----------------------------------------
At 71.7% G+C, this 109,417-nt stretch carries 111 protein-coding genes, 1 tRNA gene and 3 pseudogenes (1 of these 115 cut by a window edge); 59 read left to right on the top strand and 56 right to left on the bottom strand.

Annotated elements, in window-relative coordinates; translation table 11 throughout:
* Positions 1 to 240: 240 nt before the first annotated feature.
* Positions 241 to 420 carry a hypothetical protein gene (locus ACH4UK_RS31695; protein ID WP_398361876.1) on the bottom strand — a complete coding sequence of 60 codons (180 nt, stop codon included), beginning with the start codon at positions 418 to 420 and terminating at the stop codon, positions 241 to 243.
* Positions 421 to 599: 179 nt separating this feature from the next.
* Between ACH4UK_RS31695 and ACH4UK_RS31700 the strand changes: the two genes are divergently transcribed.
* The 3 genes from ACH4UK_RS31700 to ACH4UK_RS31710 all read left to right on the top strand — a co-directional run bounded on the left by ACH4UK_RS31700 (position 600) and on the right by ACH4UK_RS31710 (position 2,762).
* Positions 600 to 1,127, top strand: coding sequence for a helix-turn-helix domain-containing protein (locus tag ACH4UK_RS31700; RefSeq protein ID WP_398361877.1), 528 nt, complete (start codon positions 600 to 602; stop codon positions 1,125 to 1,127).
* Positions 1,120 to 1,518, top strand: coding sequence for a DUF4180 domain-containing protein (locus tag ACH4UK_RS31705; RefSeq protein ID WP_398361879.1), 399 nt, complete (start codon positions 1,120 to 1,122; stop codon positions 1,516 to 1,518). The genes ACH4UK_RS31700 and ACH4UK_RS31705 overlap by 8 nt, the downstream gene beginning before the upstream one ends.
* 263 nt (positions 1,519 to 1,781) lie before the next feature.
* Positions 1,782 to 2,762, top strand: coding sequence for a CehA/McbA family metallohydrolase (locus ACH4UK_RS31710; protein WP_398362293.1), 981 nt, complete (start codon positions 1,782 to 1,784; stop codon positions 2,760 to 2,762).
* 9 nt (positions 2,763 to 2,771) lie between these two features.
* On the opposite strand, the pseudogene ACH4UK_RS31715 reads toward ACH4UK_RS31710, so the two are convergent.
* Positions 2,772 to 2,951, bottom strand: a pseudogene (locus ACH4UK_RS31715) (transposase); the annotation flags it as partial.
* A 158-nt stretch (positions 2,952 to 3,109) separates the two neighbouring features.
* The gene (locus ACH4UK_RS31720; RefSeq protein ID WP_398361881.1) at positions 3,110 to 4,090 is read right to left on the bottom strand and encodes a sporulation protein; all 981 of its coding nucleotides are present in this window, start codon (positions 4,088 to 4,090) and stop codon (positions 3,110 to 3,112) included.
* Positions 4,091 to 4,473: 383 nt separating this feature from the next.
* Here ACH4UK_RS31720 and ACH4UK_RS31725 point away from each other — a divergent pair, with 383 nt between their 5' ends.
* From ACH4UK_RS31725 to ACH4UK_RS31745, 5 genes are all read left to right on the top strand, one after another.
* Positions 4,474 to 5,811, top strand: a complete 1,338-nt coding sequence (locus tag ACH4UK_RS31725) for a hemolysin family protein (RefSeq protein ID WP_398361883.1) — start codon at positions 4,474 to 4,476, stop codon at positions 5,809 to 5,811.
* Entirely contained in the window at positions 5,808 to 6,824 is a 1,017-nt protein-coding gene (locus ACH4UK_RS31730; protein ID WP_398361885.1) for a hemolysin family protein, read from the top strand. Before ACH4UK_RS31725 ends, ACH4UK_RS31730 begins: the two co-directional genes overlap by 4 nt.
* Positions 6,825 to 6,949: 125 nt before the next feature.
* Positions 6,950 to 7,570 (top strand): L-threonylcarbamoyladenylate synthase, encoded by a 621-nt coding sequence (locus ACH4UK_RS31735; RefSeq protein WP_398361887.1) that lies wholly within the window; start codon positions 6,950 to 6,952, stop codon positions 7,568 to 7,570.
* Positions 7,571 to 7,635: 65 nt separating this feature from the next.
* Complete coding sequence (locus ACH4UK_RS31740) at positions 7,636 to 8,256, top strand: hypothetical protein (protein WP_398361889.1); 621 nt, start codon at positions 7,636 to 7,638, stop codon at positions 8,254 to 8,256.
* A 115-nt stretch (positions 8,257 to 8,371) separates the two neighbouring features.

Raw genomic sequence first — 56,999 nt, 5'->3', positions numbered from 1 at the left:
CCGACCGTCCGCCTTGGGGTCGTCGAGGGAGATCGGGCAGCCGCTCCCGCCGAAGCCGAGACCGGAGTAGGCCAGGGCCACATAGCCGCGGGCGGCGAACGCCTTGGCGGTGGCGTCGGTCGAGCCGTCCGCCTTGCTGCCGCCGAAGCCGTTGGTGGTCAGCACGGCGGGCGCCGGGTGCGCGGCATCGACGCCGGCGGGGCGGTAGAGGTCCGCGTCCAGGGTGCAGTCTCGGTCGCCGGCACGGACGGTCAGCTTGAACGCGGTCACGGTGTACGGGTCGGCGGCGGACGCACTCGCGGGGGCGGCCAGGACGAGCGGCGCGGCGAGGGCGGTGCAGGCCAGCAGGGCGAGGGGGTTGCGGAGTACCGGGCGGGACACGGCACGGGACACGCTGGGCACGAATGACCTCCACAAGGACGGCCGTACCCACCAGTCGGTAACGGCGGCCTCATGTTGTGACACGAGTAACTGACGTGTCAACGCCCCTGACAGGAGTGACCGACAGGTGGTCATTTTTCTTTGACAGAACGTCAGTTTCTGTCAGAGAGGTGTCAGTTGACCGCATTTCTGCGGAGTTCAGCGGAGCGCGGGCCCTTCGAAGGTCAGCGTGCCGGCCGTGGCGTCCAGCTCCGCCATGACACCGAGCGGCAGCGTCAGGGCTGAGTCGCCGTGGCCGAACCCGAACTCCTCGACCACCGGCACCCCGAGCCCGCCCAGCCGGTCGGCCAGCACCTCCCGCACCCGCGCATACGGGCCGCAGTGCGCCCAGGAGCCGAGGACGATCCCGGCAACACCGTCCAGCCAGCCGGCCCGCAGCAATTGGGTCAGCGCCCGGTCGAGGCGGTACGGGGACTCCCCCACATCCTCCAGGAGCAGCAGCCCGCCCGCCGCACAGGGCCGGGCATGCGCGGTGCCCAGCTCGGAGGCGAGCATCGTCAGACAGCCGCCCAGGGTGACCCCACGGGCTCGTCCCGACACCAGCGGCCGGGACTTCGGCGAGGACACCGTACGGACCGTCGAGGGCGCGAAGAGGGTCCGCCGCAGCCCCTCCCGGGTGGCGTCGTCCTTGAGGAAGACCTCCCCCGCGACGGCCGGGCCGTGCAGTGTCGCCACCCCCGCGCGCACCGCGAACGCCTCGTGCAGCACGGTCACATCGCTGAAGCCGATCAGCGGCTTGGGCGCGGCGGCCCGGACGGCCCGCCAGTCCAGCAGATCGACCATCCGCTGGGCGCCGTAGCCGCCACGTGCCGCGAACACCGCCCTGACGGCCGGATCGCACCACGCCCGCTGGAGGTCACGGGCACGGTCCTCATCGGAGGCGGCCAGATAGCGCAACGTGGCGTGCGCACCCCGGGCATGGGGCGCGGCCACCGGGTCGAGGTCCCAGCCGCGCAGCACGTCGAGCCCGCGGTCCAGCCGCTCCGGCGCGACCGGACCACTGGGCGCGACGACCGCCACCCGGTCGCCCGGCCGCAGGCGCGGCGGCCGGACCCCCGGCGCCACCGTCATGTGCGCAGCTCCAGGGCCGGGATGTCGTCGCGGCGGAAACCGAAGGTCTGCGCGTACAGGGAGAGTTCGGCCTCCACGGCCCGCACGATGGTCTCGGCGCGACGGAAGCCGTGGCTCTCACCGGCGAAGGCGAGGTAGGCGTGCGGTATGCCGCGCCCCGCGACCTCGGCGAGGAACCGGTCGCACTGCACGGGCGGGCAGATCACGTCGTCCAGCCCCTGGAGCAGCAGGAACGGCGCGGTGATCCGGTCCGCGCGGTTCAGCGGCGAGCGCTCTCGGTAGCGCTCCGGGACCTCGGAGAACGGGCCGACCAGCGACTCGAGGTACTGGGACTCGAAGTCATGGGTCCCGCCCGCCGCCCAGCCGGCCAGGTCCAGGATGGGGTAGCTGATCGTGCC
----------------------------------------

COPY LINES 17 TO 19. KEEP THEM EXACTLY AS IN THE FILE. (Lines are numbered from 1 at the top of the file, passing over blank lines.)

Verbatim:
* Positions 4,091 to 4,473: 383 nt separating this feature from the next.
* Here ACH4UK_RS31720 and ACH4UK_RS31725 point away from each other — a divergent pair, with 383 nt between their 5' ends.
* From ACH4UK_RS31725 to ACH4UK_RS31745, 5 genes are all read left to right on the top strand, one after another.